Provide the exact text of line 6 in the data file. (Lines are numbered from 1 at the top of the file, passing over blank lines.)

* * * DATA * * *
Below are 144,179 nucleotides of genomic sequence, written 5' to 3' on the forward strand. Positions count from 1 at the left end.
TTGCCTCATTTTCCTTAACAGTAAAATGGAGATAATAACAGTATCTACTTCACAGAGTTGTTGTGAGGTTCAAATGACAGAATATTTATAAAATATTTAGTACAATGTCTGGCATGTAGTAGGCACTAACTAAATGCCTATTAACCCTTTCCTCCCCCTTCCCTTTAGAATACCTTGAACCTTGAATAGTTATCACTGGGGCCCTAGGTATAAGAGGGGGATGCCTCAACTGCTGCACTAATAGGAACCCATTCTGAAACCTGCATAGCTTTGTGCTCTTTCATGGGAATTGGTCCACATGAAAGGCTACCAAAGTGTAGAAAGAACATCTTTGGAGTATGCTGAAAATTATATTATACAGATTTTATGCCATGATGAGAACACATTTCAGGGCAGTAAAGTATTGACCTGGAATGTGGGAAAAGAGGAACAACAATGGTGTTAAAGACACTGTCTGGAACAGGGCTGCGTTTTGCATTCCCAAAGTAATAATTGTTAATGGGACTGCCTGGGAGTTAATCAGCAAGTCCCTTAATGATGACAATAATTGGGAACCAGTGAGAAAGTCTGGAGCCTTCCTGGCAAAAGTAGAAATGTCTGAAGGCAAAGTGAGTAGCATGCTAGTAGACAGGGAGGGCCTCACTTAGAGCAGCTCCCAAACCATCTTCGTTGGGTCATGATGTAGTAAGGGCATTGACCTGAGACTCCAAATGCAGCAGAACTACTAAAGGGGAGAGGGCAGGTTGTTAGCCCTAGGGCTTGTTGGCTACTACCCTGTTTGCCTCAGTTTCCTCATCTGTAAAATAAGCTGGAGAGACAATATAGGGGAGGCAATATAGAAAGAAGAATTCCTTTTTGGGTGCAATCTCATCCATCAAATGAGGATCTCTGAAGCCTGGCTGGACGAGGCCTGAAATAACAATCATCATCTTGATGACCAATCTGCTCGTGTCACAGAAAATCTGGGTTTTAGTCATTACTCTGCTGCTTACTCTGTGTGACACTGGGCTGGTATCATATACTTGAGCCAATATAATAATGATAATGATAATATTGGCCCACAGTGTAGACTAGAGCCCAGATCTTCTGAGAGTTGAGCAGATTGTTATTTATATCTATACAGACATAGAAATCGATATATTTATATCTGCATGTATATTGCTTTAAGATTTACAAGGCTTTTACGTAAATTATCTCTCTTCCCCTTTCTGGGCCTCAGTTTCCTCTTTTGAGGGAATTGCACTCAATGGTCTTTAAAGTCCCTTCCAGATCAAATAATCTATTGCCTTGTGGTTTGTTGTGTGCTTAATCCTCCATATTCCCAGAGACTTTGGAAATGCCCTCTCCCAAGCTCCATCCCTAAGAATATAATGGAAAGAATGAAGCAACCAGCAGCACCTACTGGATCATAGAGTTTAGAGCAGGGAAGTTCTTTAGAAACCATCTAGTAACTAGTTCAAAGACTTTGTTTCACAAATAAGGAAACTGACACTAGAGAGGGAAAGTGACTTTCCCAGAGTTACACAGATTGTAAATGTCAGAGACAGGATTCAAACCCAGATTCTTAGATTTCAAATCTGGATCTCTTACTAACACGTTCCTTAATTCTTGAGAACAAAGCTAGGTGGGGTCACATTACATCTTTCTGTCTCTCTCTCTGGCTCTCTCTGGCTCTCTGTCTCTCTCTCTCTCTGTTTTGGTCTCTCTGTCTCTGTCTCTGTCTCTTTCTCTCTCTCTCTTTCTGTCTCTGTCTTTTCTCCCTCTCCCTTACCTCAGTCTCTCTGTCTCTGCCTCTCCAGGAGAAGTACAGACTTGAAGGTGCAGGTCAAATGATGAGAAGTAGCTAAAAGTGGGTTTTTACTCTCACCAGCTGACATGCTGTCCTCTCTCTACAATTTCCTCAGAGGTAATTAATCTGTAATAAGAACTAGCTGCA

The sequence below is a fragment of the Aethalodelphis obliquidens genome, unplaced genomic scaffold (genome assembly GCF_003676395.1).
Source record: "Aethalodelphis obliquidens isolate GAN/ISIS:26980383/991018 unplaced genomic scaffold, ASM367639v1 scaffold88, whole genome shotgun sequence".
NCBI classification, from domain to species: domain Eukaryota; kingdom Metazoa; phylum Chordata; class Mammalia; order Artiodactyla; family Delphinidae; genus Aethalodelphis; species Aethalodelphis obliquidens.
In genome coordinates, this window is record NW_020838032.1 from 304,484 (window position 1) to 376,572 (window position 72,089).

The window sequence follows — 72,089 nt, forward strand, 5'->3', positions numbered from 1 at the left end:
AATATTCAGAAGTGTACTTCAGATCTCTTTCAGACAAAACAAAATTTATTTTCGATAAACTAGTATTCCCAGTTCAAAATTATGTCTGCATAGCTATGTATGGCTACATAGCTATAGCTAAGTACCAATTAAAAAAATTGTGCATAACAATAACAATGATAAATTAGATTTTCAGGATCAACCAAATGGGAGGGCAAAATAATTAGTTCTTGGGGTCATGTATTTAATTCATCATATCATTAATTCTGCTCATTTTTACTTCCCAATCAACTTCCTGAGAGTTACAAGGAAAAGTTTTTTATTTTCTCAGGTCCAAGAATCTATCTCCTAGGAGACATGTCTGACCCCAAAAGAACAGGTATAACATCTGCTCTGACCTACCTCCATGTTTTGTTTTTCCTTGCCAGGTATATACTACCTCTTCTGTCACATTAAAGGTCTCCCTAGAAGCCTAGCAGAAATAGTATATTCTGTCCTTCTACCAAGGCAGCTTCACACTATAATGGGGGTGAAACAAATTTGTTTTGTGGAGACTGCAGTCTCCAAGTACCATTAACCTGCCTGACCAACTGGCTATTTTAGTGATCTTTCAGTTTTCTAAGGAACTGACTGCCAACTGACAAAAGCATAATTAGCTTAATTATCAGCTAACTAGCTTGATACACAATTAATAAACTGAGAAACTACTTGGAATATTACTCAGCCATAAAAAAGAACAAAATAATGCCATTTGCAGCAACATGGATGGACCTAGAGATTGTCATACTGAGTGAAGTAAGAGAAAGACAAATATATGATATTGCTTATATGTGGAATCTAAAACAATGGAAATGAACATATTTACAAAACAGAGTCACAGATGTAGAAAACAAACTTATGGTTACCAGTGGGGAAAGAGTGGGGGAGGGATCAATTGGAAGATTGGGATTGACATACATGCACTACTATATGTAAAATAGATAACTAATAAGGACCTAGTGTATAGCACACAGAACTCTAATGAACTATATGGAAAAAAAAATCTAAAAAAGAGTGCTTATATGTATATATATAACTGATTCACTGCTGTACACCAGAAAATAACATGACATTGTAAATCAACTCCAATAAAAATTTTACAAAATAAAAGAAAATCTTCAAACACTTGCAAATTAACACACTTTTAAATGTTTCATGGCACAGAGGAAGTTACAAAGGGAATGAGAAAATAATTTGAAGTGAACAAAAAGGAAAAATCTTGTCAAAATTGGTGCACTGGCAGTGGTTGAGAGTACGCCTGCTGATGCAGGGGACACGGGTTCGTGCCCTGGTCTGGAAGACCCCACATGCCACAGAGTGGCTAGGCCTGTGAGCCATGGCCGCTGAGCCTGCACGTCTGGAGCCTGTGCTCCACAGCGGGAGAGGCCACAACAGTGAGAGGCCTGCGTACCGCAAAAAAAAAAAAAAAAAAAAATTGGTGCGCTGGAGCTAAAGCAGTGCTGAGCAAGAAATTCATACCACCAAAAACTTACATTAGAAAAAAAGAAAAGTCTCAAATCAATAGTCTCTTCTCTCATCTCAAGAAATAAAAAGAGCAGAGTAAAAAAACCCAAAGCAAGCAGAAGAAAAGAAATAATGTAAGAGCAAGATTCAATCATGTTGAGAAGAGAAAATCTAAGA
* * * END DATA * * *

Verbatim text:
In genome coordinates, this window is record NW_020838032.1 from 304,484 (window position 1) to 376,572 (window position 72,089).